- The use of shock collars, or anti-bark collars, has become more acceptable as a form of training pets, but do they harm the animal?
- Could adopting a cat and strictly leaving it outdoors without food or water provided by you (the adoptee) be considered animal abuse?
- Or what about lightly smacking a dog on its’ snout or rump be considered abuse?
Over the past decade animal abuse has shown up in the news more and more. Hundreds of rescue organizations promising to save animals and give them better lives have shown up everywhere. This has brought more light on the issue of abuse and neglect.
Where is the line drawn?
A shock collar for disciplinarian use is a hotly debatable topic. You either love them or hate them. Many of the things that people hear, on the negative side, are often very false. When used properly it will not harm the dog at all. People will usually use them incorrectly, not on purpose but simply because they are uneducated. When you fit a dog with a shock collar you must start on the lowest setting. You only want to use the setting that the dog will notice and respond to, not react in pain. When you find the “right” setting the dogs’ ears will perk up or they may turn their head toward you. If they yelp or show any signs of discomfort (tail between the legs, shaking, etc.) then it’s too high of a setting for the dog. You only want the least amount of shock needed to get the dog to respond to the command. Most shock collars have a “beeping” feature that will prevent the use of any level of electric shock after your dog associates the beep with the shock. By “beeping” the collar before the shock function is used you are training your dog to respond to the collar in a humane way (hopefully this is one of your goals as a dog owner), this method will eliminate the need to use the shock function all together. If you don’t know how to train a dog without a shock collar then you probably don’t know how to train a dog with one. Work with your dog on a daily basis without the shock collar first and use the collar only if necessary. Any dog can be trained without negative enforcement it’s just up to you as the owner to have patience and to do it properly.
Now when it comes to pets in general and leaving them outside a lot of it has to do with where you live. If you live in a busy, populated town or city then making the decision to leave your cat, dog, bird, whatever, outside needs to be a conscious thought out decision. When it comes to cats and dogs please make sure there is at least water and a fence. Obviously cats can climb a fence, but it will still contain them to a marked “safe zone”. Dogs can’t climb higher fences, but be sure to “dig proof” the yard by putting a barrier between the ground and the bottom of the fence around the entire fence line. They need the water to stay cool. A cat can go out and forage, but they rely on you to provide a proper source of water to drink. They still need to be fed regularly, (hopefully this is common sense) but you would be surprised at what we have seen over the years. With birds or other pets you may want to expose to the outdoors, keep them in a cage. Even if a birds wings are clipped they can still jump, climb, or get attacked by your neighbors cat that may or may not be on a regular feeding schedule. Thousands of animals, exotic and the norm, escape every year. Many are never found, or for the more exotic species, they may take over a wildlife habitat. The Burmese Python invasion in the Florida Everglades is the perfect example.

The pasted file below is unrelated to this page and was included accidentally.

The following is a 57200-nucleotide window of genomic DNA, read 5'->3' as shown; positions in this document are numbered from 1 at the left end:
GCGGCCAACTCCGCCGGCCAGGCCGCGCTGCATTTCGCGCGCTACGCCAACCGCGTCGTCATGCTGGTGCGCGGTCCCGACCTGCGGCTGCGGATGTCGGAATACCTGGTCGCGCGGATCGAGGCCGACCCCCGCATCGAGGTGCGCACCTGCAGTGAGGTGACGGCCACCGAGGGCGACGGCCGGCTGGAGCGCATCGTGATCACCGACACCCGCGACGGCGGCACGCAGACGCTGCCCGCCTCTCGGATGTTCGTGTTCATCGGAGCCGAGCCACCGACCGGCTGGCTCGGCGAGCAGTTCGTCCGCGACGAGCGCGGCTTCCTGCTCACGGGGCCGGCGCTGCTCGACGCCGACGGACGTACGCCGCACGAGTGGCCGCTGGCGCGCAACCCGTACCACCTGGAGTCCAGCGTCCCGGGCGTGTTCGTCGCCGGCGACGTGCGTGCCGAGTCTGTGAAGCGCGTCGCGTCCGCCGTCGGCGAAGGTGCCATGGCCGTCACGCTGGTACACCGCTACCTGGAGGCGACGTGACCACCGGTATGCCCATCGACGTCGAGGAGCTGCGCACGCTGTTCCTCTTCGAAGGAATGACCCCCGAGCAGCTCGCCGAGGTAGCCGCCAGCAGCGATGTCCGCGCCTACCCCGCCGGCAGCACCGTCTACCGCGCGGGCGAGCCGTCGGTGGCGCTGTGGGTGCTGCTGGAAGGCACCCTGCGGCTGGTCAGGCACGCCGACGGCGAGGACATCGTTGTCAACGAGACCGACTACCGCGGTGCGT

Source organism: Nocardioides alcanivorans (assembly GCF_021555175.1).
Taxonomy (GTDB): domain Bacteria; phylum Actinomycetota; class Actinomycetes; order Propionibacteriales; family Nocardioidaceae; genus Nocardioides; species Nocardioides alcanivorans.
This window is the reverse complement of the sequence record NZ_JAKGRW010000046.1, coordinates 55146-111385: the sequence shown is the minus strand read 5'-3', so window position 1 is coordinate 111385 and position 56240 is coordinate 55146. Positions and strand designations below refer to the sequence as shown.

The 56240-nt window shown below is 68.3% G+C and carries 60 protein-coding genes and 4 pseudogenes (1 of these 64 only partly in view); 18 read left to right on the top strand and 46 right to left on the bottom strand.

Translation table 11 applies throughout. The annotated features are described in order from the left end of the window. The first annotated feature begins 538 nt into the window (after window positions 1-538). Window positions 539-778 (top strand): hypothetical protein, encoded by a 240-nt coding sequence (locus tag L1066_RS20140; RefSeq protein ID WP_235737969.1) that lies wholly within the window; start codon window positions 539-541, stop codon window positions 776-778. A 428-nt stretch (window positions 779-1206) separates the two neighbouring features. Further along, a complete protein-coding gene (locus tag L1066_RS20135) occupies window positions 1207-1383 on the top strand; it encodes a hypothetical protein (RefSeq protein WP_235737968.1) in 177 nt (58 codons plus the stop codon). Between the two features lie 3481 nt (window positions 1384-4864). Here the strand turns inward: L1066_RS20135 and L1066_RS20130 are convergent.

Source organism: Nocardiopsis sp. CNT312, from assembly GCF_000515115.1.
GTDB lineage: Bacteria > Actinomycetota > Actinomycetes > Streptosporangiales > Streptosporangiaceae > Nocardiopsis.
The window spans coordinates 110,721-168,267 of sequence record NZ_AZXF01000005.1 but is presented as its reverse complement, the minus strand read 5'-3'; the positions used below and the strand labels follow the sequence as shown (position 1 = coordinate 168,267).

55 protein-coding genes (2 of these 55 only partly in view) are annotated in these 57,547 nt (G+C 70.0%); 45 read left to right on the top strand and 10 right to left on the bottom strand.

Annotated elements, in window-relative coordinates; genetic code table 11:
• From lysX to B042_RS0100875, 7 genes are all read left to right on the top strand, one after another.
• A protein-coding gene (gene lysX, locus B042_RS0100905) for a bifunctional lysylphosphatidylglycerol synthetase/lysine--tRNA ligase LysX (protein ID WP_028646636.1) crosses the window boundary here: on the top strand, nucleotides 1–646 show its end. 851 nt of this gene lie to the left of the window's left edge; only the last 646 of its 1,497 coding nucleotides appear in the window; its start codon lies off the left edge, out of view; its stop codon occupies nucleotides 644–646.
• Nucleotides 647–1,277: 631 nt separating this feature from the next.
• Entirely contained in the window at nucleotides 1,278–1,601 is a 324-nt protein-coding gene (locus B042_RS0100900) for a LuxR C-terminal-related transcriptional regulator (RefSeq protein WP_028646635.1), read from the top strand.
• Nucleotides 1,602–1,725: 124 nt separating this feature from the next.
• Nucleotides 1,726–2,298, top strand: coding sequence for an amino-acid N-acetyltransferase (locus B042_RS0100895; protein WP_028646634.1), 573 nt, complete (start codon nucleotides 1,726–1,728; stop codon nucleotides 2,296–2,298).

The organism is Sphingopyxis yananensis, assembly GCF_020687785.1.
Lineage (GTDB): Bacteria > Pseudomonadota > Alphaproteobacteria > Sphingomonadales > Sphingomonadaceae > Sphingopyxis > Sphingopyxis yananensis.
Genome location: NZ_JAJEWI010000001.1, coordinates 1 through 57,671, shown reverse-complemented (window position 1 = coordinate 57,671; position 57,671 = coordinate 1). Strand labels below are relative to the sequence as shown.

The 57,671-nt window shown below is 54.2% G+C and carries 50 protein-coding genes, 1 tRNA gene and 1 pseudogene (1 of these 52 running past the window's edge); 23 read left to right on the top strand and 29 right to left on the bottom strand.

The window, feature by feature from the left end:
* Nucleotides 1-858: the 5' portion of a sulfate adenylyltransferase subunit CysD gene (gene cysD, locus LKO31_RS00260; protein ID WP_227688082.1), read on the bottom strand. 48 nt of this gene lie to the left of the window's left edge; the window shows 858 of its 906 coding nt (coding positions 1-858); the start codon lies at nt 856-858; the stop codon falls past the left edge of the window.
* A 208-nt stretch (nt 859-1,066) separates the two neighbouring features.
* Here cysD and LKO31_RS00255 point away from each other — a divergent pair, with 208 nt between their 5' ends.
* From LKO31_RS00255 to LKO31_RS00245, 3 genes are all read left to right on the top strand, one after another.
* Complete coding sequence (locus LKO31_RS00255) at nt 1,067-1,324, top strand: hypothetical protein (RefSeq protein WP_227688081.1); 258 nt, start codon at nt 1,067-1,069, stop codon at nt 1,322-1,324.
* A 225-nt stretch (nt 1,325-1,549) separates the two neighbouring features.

As with spanking a child, it’s up to the owner if they’re comfortable with smacking as a form or discipline or not. You never want to hit your animal hard enough that they become vocal, in sensitive areas, their tummy and lungs, because that could very well be considered animal abuse. You do need to be careful when using this method because it could cause more harm than good. When you see a hand coming in your face your natural reaction is to stop it and get it away; snout smacking could provoke biting. This is the biggest grey area of them all; therefore, we will not be taking a strong position on hitting a pet as an effective form of discipline. If you don’t have the time to be patient and train your pet with position reinforcement then you are missing out on some of the true joys of pet ownership
The most important thing is just to be smart and gentle. Animals will respond to positivity (soothing voices, praise, treats, etc.) better than negativity (leash pulling/tugging, hitting, shocking, yelling or rough voices) any day. Animals do feel pain and do have emotions, treat them as you would want to be treated and trained. Positive forms of training and discipline will get you and your pet where you want to be, and prevent you away from any whistle blowers out there claiming you’re an animal abuser.